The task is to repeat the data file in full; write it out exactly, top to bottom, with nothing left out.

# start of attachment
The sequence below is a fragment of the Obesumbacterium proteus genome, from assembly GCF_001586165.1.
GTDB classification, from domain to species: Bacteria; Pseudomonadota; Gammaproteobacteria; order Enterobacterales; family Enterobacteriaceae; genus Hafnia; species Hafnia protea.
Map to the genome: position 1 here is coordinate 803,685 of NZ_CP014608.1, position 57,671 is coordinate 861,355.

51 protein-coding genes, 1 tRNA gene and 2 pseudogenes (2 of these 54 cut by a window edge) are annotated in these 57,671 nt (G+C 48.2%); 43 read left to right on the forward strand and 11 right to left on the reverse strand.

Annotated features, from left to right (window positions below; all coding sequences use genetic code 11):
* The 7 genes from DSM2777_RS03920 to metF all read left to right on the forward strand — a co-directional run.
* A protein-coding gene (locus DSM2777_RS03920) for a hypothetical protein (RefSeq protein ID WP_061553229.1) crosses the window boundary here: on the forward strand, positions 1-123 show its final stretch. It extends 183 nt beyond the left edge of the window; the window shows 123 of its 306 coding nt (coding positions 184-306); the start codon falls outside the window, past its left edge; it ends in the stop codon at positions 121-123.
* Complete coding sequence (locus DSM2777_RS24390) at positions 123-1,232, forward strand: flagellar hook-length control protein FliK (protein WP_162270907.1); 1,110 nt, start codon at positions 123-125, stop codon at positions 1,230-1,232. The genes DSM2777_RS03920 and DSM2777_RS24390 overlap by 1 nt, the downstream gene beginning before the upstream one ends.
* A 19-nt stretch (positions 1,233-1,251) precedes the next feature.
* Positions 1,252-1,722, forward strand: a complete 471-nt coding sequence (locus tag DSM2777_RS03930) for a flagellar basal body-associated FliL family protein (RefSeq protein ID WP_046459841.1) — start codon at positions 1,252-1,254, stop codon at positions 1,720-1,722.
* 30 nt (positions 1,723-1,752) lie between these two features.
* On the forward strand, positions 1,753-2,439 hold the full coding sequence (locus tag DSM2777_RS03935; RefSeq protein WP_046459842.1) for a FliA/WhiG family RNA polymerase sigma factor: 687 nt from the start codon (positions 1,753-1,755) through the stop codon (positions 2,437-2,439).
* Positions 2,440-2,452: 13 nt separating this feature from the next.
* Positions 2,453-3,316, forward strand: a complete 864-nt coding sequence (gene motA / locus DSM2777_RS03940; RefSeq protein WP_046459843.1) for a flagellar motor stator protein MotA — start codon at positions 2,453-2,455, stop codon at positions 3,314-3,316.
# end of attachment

The sequence below is a fragment of the Obesumbacterium proteus genome, from assembly GCF_001586165.1.
GTDB classification, from domain to species: Bacteria; Pseudomonadota; Gammaproteobacteria; order Enterobacterales; family Enterobacteriaceae; genus Hafnia; species Hafnia protea.
Map to the genome: position 1 here is coordinate 803,685 of NZ_CP014608.1, position 57,671 is coordinate 861,355.

51 protein-coding genes, 1 tRNA gene and 2 pseudogenes (2 of these 54 cut by a window edge) are annotated in these 57,671 nt (G+C 48.2%); 43 read left to right on the forward strand and 11 right to left on the reverse strand.

Annotated features, from left to right (window positions below; all coding sequences use genetic code 11):
* The 7 genes from DSM2777_RS03920 to metF all read left to right on the forward strand — a co-directional run.
* A protein-coding gene (locus DSM2777_RS03920) for a hypothetical protein (RefSeq protein ID WP_061553229.1) crosses the window boundary here: on the forward strand, positions 1-123 show its final stretch. It extends 183 nt beyond the left edge of the window; the window shows 123 of its 306 coding nt (coding positions 184-306); the start codon falls outside the window, past its left edge; it ends in the stop codon at positions 121-123.
* Complete coding sequence (locus DSM2777_RS24390) at positions 123-1,232, forward strand: flagellar hook-length control protein FliK (protein WP_162270907.1); 1,110 nt, start codon at positions 123-125, stop codon at positions 1,230-1,232. The genes DSM2777_RS03920 and DSM2777_RS24390 overlap by 1 nt, the downstream gene beginning before the upstream one ends.
* A 19-nt stretch (positions 1,233-1,251) precedes the next feature.
* Positions 1,252-1,722, forward strand: a complete 471-nt coding sequence (locus tag DSM2777_RS03930) for a flagellar basal body-associated FliL family protein (RefSeq protein ID WP_046459841.1) — start codon at positions 1,252-1,254, stop codon at positions 1,720-1,722.
* 30 nt (positions 1,723-1,752) lie between these two features.
* On the forward strand, positions 1,753-2,439 hold the full coding sequence (locus tag DSM2777_RS03935; RefSeq protein WP_046459842.1) for a FliA/WhiG family RNA polymerase sigma factor: 687 nt from the start codon (positions 1,753-1,755) through the stop codon (positions 2,437-2,439).
* Positions 2,440-2,452: 13 nt separating this feature from the next.
* Positions 2,453-3,316, forward strand: a complete 864-nt coding sequence (gene motA / locus DSM2777_RS03940; RefSeq protein WP_046459843.1) for a flagellar motor stator protein MotA — start codon at positions 2,453-2,455, stop codon at positions 3,314-3,316.